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Eighteen years later, Okie Noodling is still going strong

Mississippi noodler Cody Adkins shows his catfish to the crowd at Wacker Park in Pauls Valley during last year's Okie Noodling Tournament. [PHOTO BY BRYAN TERRY, THE OKLAHOMAN]

Mississippi noodler Cody Adkins shows his catfish to the crowd at Wacker Park in Pauls Valley during last year's Okie Noodling Tournament. [PHOTO BY BRYAN TERRY, THE OKLAHOMAN]

The 18th annual Okie Noodling Tournament and Festival will be Friday and Saturday at Pauls Valley.

Noodling tournaments are now common across Oklahoma, but the Okie Noodling Tournament was the first. The tournament was created by former OU film student Bradley Beesley for his now famous “Okie Noodling” documentaries.

The documentaries shined a light on what once was kind of a secretive and quaint pastime. Now, Okie Noodling is recognized worldwide.

Scores of journalists have traveled to Oklahoma from all over the globe in the past 18 years to write and film stories about eccentric characters catching huge catfish with their hands.

All of the publicity spawned at least two reality television shows featuring Oklahoma noodling, "Hillbilly Handfishin'" and "Mudcats."

The media craze has died down over the years, but the Okie Noodling Tournament remains a popular event. That's because it's the Rose Bowl of noodling. It's the granddaddy of them all.

Tournament organizers are expecting a film crew from France to attend this year and possibly ones from Japan and California.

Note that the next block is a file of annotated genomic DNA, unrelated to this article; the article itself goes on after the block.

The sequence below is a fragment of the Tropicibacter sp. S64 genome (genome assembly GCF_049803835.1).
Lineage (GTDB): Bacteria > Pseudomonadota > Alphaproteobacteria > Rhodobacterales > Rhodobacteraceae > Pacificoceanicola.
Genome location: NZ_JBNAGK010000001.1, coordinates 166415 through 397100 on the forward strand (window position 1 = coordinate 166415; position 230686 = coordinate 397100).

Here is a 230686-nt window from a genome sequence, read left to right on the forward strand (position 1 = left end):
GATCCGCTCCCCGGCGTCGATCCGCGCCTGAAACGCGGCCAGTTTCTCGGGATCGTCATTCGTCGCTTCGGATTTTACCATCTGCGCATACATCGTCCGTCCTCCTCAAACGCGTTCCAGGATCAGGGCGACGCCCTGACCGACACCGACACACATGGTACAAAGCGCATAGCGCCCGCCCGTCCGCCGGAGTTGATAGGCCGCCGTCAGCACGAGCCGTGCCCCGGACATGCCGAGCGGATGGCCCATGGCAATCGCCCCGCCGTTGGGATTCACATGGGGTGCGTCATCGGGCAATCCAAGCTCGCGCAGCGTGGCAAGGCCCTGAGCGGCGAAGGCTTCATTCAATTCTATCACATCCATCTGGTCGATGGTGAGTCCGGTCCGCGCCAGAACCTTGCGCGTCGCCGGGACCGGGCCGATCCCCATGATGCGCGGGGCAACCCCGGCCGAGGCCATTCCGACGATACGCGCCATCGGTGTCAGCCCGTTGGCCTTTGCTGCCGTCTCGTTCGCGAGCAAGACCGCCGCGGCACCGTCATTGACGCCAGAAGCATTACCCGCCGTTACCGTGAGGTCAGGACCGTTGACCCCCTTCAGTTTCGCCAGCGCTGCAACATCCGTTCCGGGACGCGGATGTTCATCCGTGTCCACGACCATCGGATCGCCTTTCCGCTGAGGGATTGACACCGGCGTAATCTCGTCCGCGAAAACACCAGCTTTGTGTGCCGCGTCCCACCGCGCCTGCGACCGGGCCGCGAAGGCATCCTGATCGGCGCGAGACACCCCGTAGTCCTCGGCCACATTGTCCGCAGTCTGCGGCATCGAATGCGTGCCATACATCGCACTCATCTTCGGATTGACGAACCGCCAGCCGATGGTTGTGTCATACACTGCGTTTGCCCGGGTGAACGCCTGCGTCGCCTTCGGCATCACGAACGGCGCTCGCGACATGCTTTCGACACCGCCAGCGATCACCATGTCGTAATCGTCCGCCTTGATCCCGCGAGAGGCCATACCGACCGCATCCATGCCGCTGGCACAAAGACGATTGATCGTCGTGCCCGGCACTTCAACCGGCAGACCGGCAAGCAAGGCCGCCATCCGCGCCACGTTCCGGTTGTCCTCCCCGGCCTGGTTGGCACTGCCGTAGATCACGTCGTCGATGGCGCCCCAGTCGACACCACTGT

Last year, more than 15,000 people crammed into Wacker Park in Pauls Valley for the event. The City of Pauls Valley took over the tournament from Beesley, and it has become the biggest tourism attraction in Garvin County.

In addition to the hand-fishing tournament on Saturday, the festival includes live music, food, retail vendors and a catfish-eating contest along with other games and activities.

A free concert featuring Kevin Fowler (whose debut album was "Beer, Bait and Ammo") and Brandon Jenkins will begin at 6:30 p.m. Friday in Wacker Park. Vendors open at 10 a.m. on Saturday with activities including demonstrations in the noodling tank beginning at noon.

The deadline for noodlers to have catfish to the park is 6 p.m. to be weighed, but noodlers will arrive throughout the day. A horn announces to the crowd that another noodler has arrived for fish to be weighed.

Noodlers can hand-fish only Oklahoma waters for the tournament and participants are subject to a polygraph. First prize in the natural and scuba divisions is $1,000.

Deadline to enter the tournament is noon Thursday. Entry fees are $45 per person if received before Wednesday and $55 per person afterward.

For more information, contact the Pauls Valley Chamber of Commerce at (405) 238-6491 or visit okienoodling.com.

Ed Godfrey

Ed Godfrey was born in Muskogee and raised in Stigler. He has worked at The Oklahoman for 25 years. During that time, he has worked a myriad of beats for The Oklahoman including both the federal and county courthouse in Oklahoma City for more... Read more ›

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